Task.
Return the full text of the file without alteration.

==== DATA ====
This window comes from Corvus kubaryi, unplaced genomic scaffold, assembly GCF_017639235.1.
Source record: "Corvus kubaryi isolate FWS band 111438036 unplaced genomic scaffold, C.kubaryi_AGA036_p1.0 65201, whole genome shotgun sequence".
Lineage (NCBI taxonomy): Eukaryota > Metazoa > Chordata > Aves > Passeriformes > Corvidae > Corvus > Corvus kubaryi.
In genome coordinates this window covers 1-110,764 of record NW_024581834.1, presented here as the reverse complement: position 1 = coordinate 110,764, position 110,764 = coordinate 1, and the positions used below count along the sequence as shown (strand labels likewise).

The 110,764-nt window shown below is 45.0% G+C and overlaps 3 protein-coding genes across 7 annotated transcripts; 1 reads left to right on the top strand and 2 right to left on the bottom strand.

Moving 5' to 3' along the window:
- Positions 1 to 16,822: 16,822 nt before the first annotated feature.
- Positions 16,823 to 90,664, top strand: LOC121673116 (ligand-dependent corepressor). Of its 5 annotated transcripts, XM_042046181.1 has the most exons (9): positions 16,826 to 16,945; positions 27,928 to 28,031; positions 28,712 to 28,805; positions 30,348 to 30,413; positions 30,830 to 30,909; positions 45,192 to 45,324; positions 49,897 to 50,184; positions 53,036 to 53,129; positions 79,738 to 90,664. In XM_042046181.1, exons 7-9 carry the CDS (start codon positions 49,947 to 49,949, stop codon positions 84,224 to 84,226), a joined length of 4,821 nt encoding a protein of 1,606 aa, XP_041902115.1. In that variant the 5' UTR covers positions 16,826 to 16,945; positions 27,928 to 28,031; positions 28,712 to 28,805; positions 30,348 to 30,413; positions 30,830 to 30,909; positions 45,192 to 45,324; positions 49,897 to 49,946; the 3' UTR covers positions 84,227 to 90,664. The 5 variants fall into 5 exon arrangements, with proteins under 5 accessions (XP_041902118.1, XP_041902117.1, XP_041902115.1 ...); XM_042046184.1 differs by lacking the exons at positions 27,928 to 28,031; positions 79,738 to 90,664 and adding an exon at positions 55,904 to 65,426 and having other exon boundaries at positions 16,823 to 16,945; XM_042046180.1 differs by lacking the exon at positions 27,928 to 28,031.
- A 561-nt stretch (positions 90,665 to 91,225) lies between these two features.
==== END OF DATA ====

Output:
This window comes from Corvus kubaryi, unplaced genomic scaffold, assembly GCF_017639235.1.
Source record: "Corvus kubaryi isolate FWS band 111438036 unplaced genomic scaffold, C.kubaryi_AGA036_p1.0 65201, whole genome shotgun sequence".
Lineage (NCBI taxonomy): Eukaryota > Metazoa > Chordata > Aves > Passeriformes > Corvidae > Corvus > Corvus kubaryi.
In genome coordinates this window covers 1-110,764 of record NW_024581834.1, presented here as the reverse complement: position 1 = coordinate 110,764, position 110,764 = coordinate 1, and the positions used below count along the sequence as shown (strand labels likewise).

The 110,764-nt window shown below is 45.0% G+C and overlaps 3 protein-coding genes across 7 annotated transcripts; 1 reads left to right on the top strand and 2 right to left on the bottom strand.

Moving 5' to 3' along the window:
- Positions 1 to 16,822: 16,822 nt before the first annotated feature.
- Positions 16,823 to 90,664, top strand: LOC121673116 (ligand-dependent corepressor). Of its 5 annotated transcripts, XM_042046181.1 has the most exons (9): positions 16,826 to 16,945; positions 27,928 to 28,031; positions 28,712 to 28,805; positions 30,348 to 30,413; positions 30,830 to 30,909; positions 45,192 to 45,324; positions 49,897 to 50,184; positions 53,036 to 53,129; positions 79,738 to 90,664. In XM_042046181.1, exons 7-9 carry the CDS (start codon positions 49,947 to 49,949, stop codon positions 84,224 to 84,226), a joined length of 4,821 nt encoding a protein of 1,606 aa, XP_041902115.1. In that variant the 5' UTR covers positions 16,826 to 16,945; positions 27,928 to 28,031; positions 28,712 to 28,805; positions 30,348 to 30,413; positions 30,830 to 30,909; positions 45,192 to 45,324; positions 49,897 to 49,946; the 3' UTR covers positions 84,227 to 90,664. The 5 variants fall into 5 exon arrangements, with proteins under 5 accessions (XP_041902118.1, XP_041902117.1, XP_041902115.1 ...); XM_042046184.1 differs by lacking the exons at positions 27,928 to 28,031; positions 79,738 to 90,664 and adding an exon at positions 55,904 to 65,426 and having other exon boundaries at positions 16,823 to 16,945; XM_042046180.1 differs by lacking the exon at positions 27,928 to 28,031.
- A 561-nt stretch (positions 90,665 to 91,225) lies between these two features.